[I18n-sig] Unicode surrogates: just say no!

Martin v. Loewis martin@loewis.home.cs.tu-berlin.de
Fri, 29 Jun 2001 00:48:25 +0200

> > The rationale for supporting \U is two-fold: One, importing a module
> > should not fail in one installation, and succeed in another (of the
> > same Python version). Running the module may give different results,
> > but you should be able to generate byte code. 
> Isn't it already the case that big Python integer literals can be legal
> on one platform and illegal on another? (I don't know, I just thought
> that was the case....)

I guess so; I'm not even sure you can exchange byte code files across
machines with sizeof(long).

OTOH, I think this is a real problem, and we should not extend this
problem into other areas as well. Furthermore, if you encounter a
source incompatibility between installations because of very large
integers, you can switch to long integers with little effort. The same
is not that easy for Unicode literals.

> What are the chances that anybody is in this situation in the near
> future? Can you even display these characters on Windows? Does Tk
> support them? And if so, on what platforms? 

I'm pretty sure that Tk can display them soon after fonts become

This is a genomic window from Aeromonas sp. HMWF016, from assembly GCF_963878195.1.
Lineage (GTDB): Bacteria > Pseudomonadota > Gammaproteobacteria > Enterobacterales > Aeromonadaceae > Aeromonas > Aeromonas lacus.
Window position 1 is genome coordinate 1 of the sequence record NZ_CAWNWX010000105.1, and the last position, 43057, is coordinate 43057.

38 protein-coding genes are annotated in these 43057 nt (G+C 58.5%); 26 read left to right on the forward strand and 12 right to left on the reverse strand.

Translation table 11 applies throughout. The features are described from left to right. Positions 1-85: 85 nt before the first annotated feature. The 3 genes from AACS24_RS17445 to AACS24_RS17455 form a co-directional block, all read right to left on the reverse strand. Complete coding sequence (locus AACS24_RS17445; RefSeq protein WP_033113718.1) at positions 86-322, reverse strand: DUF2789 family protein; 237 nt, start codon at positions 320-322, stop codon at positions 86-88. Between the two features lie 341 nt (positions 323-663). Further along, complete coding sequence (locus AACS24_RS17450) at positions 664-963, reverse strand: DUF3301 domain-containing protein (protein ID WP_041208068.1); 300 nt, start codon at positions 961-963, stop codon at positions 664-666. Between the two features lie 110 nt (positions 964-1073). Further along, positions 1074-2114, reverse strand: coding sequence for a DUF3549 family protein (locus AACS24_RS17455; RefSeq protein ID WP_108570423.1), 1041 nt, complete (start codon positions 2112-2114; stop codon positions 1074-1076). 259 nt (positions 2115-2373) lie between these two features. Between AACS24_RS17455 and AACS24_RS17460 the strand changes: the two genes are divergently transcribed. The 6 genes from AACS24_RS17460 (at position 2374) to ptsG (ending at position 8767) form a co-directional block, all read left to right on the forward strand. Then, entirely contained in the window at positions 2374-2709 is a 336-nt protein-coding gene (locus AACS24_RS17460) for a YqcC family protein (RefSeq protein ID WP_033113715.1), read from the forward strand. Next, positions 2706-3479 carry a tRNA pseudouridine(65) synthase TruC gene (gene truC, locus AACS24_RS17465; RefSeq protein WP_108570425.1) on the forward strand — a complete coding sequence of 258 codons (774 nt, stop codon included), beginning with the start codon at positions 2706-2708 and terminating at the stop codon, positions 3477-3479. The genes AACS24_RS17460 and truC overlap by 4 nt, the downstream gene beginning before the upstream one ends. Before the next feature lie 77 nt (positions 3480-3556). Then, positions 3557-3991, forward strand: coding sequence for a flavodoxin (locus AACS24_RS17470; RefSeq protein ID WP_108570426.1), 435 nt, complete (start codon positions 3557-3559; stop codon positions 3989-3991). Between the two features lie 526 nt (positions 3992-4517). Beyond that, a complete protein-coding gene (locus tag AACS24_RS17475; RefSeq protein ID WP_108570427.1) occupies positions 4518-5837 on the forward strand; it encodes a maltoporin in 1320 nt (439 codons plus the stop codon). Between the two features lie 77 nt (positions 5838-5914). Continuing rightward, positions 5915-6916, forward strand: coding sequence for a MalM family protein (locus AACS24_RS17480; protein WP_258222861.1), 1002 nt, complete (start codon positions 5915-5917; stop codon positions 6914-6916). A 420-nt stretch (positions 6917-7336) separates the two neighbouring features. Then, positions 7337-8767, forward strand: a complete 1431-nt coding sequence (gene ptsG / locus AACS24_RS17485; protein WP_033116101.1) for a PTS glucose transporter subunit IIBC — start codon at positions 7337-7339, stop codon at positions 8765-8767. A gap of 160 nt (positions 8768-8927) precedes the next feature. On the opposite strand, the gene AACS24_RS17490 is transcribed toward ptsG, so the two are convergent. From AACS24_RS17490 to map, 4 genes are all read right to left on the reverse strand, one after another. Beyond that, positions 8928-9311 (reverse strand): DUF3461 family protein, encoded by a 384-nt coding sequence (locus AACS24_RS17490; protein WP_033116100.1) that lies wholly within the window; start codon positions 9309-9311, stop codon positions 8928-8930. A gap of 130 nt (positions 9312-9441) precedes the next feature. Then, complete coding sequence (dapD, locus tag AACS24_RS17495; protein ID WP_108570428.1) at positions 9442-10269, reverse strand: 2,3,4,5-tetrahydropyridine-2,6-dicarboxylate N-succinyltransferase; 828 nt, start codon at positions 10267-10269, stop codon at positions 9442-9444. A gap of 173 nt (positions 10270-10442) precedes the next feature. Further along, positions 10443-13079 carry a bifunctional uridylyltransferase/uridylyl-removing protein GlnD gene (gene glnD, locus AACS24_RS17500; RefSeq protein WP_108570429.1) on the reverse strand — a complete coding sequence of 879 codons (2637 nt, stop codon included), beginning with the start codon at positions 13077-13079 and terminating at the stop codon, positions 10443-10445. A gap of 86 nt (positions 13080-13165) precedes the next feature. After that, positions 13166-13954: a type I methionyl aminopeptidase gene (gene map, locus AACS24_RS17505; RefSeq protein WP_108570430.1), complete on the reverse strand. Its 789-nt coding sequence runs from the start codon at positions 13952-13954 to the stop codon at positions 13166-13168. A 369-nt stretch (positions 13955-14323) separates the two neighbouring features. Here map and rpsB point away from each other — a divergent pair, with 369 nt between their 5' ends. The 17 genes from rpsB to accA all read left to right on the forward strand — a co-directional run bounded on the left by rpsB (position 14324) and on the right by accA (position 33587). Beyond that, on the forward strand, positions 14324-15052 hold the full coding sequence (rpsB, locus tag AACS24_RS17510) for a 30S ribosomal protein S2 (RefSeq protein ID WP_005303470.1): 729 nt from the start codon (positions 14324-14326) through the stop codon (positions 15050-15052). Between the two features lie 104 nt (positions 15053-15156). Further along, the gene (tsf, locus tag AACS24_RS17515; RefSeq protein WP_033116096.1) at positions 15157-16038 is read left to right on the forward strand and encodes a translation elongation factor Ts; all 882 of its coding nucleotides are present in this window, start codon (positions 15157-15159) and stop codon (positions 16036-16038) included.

available. I believe the X11 fonts support full ISO 10646. Since Tk
uses UTF-8, it is also capable of representing these characters
internally. For Windows, I don't know the power of TrueType/OpenType
in this respect, but I'd assume they have thought of UTF-16 already.

As for the fonts themselves, I've seen PDF files for the plane 2
characters, so I guess fonts are available *somehwere*.

> What about the Java APIs?

I could not care less about the Unicode capabilities of Java.

> Wide Python builds may be the "default" before these characters become
> practically usable in GUIs.

That would be a good thing, since I think infrastructures need to
build from ground up (operating system, programming language, GUI
libraries, applications).

Given that it is much easier to support representing the characters in
Python than producing a font, it seems only natural that Python can
represent them first. Python won't have a lot of other facilities
needed for processing them (like character properties, combining,
sorting, etc), but the representation should work fairly early.